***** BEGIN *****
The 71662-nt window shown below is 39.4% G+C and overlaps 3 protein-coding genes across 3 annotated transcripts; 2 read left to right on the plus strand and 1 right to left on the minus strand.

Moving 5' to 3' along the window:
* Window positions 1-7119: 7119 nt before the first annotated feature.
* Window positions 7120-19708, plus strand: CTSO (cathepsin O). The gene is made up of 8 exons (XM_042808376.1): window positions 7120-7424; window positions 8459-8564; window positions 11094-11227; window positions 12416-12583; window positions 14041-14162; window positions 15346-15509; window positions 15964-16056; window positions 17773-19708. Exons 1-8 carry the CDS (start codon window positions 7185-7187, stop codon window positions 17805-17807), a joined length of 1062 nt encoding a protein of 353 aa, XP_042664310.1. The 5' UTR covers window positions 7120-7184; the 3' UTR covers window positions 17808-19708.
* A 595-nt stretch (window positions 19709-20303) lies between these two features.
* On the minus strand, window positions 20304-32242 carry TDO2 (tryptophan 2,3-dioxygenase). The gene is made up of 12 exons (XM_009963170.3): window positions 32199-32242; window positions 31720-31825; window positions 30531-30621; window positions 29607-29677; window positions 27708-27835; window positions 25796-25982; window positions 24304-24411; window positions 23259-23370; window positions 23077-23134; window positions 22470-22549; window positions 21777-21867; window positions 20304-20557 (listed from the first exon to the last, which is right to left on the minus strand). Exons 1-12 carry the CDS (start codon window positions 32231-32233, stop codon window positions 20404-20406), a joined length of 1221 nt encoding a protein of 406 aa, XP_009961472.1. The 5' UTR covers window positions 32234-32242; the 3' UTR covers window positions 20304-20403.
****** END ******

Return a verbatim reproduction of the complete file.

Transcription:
The 71662-nt window shown below is 39.4% G+C and overlaps 3 protein-coding genes across 3 annotated transcripts; 2 read left to right on the plus strand and 1 right to left on the minus strand.

Moving 5' to 3' along the window:
* Window positions 1-7119: 7119 nt before the first annotated feature.
* Window positions 7120-19708, plus strand: CTSO (cathepsin O). The gene is made up of 8 exons (XM_042808376.1): window positions 7120-7424; window positions 8459-8564; window positions 11094-11227; window positions 12416-12583; window positions 14041-14162; window positions 15346-15509; window positions 15964-16056; window positions 17773-19708. Exons 1-8 carry the CDS (start codon window positions 7185-7187, stop codon window positions 17805-17807), a joined length of 1062 nt encoding a protein of 353 aa, XP_042664310.1. The 5' UTR covers window positions 7120-7184; the 3' UTR covers window positions 17808-19708.
* A 595-nt stretch (window positions 19709-20303) lies between these two features.
* On the minus strand, window positions 20304-32242 carry TDO2 (tryptophan 2,3-dioxygenase). The gene is made up of 12 exons (XM_009963170.3): window positions 32199-32242; window positions 31720-31825; window positions 30531-30621; window positions 29607-29677; window positions 27708-27835; window positions 25796-25982; window positions 24304-24411; window positions 23259-23370; window positions 23077-23134; window positions 22470-22549; window positions 21777-21867; window positions 20304-20557 (listed from the first exon to the last, which is right to left on the minus strand). Exons 1-12 carry the CDS (start codon window positions 32231-32233, stop codon window positions 20404-20406), a joined length of 1221 nt encoding a protein of 406 aa, XP_009961472.1. The 5' UTR covers window positions 32234-32242; the 3' UTR covers window positions 20304-20403.